U.S. and Pakistan: Can Donald Trump and Imran Khan's Tough Ties Turn to Opportunity?

The United States and Pakistan have decades of complex history between them. Ties have soured since President Donald Trump came to office, but his first-ever meeting with Pakistani Prime Minister Imran Khan could prove a major opportunity for both men.

Trump met Khan Monday at the White House, where a bilateral meeting was scheduled ahead of a working lunch. Among the many issues likely to come up during their time together were counterterrorism, the war in Afghanistan, economic assistance and the growing influence of China.

Washington and Islamabad have long criticized one another's approach to securing the region, but Trump took this a step further by openly accusing Pakistan of housing Islamist militants and the president last year by cutting some $300 million in military aid. Trump said in February 2018 that Pakistani leaders had given the U.S. nothing "but lies & deceit" in return for more than $30 billion in aid, while Khan later called the U.S. president "ignorant and ungrateful" for his remarks and accused him of attempting to make Pakistan a "scapegoat" for U.S. foreign policy failures.

More recently, however, Trump has signaled that he was keeping an open mind when it came to talks with Khan. In March, Trump told reporters that he thought his administration's "relationship right now is very good with Pakistan," though Monday's meeting would test these words.

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President Donald Trump (L) greets Pakistani Prime Minister Imran Khan at the White House in Washington, on July 22. The two leaders have exchanged harsh words in the past, but may seek to broaden cooperation as they meet for the first time. JIM WATSON/AFP/Getty Images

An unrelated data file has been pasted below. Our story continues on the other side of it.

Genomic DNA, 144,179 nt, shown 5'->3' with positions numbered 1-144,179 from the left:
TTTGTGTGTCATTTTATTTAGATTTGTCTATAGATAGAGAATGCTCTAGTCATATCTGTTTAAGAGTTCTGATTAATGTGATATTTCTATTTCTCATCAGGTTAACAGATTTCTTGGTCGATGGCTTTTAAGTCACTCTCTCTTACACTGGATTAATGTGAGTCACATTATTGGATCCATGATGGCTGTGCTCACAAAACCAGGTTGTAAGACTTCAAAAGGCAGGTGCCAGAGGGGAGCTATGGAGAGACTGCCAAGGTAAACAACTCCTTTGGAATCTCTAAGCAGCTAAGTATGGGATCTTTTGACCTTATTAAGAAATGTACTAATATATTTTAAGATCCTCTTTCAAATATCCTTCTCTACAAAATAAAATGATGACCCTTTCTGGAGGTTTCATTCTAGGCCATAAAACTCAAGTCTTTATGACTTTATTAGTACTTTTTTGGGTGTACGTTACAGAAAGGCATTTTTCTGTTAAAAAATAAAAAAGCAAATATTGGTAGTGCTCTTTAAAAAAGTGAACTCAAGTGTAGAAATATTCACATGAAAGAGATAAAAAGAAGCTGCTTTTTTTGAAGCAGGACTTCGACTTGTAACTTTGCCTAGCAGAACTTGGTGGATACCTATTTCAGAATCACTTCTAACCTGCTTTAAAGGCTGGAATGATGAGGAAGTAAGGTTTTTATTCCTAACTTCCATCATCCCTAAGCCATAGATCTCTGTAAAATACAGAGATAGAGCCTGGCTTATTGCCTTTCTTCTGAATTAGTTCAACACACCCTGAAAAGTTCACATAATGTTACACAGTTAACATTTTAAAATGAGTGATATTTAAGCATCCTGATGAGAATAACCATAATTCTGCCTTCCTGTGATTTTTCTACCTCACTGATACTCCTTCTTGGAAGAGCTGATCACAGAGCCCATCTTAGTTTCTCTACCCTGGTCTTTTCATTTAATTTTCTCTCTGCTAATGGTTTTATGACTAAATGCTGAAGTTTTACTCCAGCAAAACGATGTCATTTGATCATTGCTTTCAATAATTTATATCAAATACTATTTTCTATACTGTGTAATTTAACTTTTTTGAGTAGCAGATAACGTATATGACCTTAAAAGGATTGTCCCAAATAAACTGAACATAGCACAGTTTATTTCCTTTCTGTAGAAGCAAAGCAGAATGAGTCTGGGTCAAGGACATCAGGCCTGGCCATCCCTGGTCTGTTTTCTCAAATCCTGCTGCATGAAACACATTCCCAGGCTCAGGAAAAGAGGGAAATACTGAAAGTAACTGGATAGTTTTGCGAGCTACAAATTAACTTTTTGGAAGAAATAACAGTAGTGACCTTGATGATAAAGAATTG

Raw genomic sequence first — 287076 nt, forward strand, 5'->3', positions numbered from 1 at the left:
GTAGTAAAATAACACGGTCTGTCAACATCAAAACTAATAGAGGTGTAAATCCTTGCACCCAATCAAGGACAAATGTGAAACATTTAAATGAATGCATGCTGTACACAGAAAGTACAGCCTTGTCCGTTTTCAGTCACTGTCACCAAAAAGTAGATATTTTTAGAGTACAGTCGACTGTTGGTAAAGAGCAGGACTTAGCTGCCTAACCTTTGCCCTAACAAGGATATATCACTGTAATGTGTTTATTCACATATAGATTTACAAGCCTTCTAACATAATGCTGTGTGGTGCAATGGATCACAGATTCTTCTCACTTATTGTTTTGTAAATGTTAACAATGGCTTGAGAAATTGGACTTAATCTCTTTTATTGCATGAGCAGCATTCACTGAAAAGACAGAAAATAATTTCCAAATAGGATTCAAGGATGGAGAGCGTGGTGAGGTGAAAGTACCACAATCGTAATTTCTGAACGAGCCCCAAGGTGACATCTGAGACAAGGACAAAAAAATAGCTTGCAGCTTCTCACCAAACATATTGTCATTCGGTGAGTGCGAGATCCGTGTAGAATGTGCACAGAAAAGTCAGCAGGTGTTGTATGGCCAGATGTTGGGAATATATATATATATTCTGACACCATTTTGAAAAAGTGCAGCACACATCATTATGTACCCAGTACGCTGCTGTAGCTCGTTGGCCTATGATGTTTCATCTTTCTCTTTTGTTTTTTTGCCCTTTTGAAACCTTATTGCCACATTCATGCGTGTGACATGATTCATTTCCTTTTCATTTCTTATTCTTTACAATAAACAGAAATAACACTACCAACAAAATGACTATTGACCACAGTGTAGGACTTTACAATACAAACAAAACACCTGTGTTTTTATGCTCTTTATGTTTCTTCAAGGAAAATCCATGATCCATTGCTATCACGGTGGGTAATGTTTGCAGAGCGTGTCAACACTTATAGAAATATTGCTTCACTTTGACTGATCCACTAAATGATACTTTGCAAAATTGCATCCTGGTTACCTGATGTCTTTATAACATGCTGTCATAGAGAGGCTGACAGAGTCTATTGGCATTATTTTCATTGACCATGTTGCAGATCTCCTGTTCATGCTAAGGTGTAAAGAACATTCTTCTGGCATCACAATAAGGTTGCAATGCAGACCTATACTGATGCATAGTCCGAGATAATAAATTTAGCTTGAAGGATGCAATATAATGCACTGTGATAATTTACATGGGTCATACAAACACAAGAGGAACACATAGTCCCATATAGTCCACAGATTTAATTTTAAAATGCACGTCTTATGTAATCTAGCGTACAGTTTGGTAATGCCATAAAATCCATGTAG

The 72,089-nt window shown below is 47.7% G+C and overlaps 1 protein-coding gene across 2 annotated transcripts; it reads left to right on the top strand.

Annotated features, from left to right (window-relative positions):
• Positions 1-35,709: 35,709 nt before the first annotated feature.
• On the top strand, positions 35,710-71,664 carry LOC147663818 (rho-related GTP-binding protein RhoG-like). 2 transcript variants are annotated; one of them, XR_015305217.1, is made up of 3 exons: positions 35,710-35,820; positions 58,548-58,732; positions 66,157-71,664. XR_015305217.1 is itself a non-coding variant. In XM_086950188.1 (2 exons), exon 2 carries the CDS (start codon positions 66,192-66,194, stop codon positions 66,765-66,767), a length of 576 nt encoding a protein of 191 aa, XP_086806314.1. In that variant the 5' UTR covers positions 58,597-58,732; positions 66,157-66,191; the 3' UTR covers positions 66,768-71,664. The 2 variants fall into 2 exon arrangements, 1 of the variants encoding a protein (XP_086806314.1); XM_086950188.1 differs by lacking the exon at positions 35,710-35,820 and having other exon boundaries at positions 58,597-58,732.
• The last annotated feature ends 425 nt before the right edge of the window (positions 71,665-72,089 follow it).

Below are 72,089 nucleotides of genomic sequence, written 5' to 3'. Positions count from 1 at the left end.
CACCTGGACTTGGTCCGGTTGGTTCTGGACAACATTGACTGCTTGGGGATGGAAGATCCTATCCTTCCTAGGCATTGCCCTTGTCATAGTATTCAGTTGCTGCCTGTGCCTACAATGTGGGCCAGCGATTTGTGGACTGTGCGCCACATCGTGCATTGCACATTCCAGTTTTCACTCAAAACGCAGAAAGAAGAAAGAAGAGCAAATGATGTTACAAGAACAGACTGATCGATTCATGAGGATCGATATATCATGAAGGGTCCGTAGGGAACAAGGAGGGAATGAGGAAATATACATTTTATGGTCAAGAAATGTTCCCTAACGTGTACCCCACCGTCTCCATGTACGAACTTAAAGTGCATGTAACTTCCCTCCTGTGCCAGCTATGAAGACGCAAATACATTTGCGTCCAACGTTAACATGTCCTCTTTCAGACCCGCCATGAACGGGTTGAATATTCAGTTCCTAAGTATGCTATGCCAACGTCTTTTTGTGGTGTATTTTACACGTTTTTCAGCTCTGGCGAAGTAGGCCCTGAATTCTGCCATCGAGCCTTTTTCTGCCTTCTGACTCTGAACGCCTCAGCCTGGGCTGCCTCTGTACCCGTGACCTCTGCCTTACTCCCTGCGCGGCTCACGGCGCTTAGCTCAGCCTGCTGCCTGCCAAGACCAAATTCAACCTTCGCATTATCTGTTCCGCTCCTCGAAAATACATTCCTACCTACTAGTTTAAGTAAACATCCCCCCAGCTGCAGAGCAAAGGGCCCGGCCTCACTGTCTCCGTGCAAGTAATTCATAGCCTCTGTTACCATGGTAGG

Many have struck up comparisons of Khan and Trump, two men with celebrity backgrounds prior to their political careers. Unlike the U.S. president, however, Khan has been in politics for two decades since retiring as a star cricket player and founding the centrist Pakistan Tehreek-e-Insaf party whose coalition has a 20-seat majority in the lower house of parliament and a 24-seat minority in the upper house.

Trump, whose Republican Party also has a mixed standing in Congress, has been largely focused this year on crises in Latin America and the Middle East, but the importance of the South Asian region briefly took international headlines in February when India responded to a deadly suicide bombing targeting its troops by conducted cross-border strikes against suspected militant positions in rival Pakistan, which just a week later shot down an Indian jet during a dogfight over the disputed region of Kashmir.

The Indian pilot survived and landed in Pakistan, but was later returned at Khan's behest. A day before the release, Trump said he had "reasonably attractive news from Pakistan and India" and that "we've been involved in trying to have them stop" their skirmishes, which he said were "going to be coming to an end."

Elsewhere in the region, Pakistan has eyed a larger role in solving the crisis in neighboring Afghanistan, where the longest war in U.S. history has failed to reverse growing gains by the Taliban militant group. Under Trump, Washington has facilitated talks between the government in Kabul and Taliban representatives but violence continued and the U.S. has sought to push Pakistan to use its influence with the militant group to advance the process.